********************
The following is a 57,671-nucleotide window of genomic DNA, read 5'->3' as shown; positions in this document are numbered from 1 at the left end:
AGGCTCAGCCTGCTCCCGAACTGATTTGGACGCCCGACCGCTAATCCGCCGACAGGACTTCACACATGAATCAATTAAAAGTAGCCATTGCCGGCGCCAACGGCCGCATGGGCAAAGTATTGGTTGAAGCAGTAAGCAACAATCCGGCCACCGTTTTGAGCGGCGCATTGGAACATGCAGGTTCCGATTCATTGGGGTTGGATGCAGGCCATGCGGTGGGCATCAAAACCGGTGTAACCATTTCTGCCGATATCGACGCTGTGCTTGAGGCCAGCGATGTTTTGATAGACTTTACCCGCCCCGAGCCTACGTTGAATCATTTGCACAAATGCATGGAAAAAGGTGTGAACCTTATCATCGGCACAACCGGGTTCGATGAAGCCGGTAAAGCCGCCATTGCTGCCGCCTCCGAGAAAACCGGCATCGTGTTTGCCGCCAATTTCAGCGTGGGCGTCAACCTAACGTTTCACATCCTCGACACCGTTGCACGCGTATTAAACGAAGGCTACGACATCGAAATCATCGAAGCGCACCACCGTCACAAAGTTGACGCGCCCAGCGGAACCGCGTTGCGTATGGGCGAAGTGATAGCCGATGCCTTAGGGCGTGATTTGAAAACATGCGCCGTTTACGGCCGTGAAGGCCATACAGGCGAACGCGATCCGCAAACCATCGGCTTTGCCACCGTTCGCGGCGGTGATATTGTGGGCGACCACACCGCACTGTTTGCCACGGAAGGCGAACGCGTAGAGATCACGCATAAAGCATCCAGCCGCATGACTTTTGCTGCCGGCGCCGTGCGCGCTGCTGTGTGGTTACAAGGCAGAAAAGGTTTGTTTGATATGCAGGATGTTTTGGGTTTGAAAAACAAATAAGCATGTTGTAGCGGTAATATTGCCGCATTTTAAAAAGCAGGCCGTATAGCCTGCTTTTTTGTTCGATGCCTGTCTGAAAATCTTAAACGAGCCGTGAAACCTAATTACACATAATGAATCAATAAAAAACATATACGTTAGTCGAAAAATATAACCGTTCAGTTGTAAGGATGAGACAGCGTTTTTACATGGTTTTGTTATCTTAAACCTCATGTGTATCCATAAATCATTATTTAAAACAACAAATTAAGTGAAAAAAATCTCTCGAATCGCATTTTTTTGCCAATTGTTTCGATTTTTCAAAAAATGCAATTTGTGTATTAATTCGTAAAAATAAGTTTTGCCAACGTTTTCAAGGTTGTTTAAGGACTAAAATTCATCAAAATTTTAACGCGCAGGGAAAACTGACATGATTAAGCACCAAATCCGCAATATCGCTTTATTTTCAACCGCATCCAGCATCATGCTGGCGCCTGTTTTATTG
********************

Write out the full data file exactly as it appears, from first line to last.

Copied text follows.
The following is a 57,671-nucleotide window of genomic DNA, read 5'->3' as shown; positions in this document are numbered from 1 at the left end:
AGGCTCAGCCTGCTCCCGAACTGATTTGGACGCCCGACCGCTAATCCGCCGACAGGACTTCACACATGAATCAATTAAAAGTAGCCATTGCCGGCGCCAACGGCCGCATGGGCAAAGTATTGGTTGAAGCAGTAAGCAACAATCCGGCCACCGTTTTGAGCGGCGCATTGGAACATGCAGGTTCCGATTCATTGGGGTTGGATGCAGGCCATGCGGTGGGCATCAAAACCGGTGTAACCATTTCTGCCGATATCGACGCTGTGCTTGAGGCCAGCGATGTTTTGATAGACTTTACCCGCCCCGAGCCTACGTTGAATCATTTGCACAAATGCATGGAAAAAGGTGTGAACCTTATCATCGGCACAACCGGGTTCGATGAAGCCGGTAAAGCCGCCATTGCTGCCGCCTCCGAGAAAACCGGCATCGTGTTTGCCGCCAATTTCAGCGTGGGCGTCAACCTAACGTTTCACATCCTCGACACCGTTGCACGCGTATTAAACGAAGGCTACGACATCGAAATCATCGAAGCGCACCACCGTCACAAAGTTGACGCGCCCAGCGGAACCGCGTTGCGTATGGGCGAAGTGATAGCCGATGCCTTAGGGCGTGATTTGAAAACATGCGCCGTTTACGGCCGTGAAGGCCATACAGGCGAACGCGATCCGCAAACCATCGGCTTTGCCACCGTTCGCGGCGGTGATATTGTGGGCGACCACACCGCACTGTTTGCCACGGAAGGCGAACGCGTAGAGATCACGCATAAAGCATCCAGCCGCATGACTTTTGCTGCCGGCGCCGTGCGCGCTGCTGTGTGGTTACAAGGCAGAAAAGGTTTGTTTGATATGCAGGATGTTTTGGGTTTGAAAAACAAATAAGCATGTTGTAGCGGTAATATTGCCGCATTTTAAAAAGCAGGCCGTATAGCCTGCTTTTTTGTTCGATGCCTGTCTGAAAATCTTAAACGAGCCGTGAAACCTAATTACACATAATGAATCAATAAAAAACATATACGTTAGTCGAAAAATATAACCGTTCAGTTGTAAGGATGAGACAGCGTTTTTACATGGTTTTGTTATCTTAAACCTCATGTGTATCCATAAATCATTATTTAAAACAACAAATTAAGTGAAAAAAATCTCTCGAATCGCATTTTTTTGCCAATTGTTTCGATTTTTCAAAAAATGCAATTTGTGTATTAATTCGTAAAAATAAGTTTTGCCAACGTTTTCAAGGTTGTTTAAGGACTAAAATTCATCAAAATTTTAACGCGCAGGGAAAACTGACATGATTAAGCACCAAATCCGCAATATCGCTTTATTTTCAACCGCATCCAGCATCATGCTGGCGCCTGTTTTATTG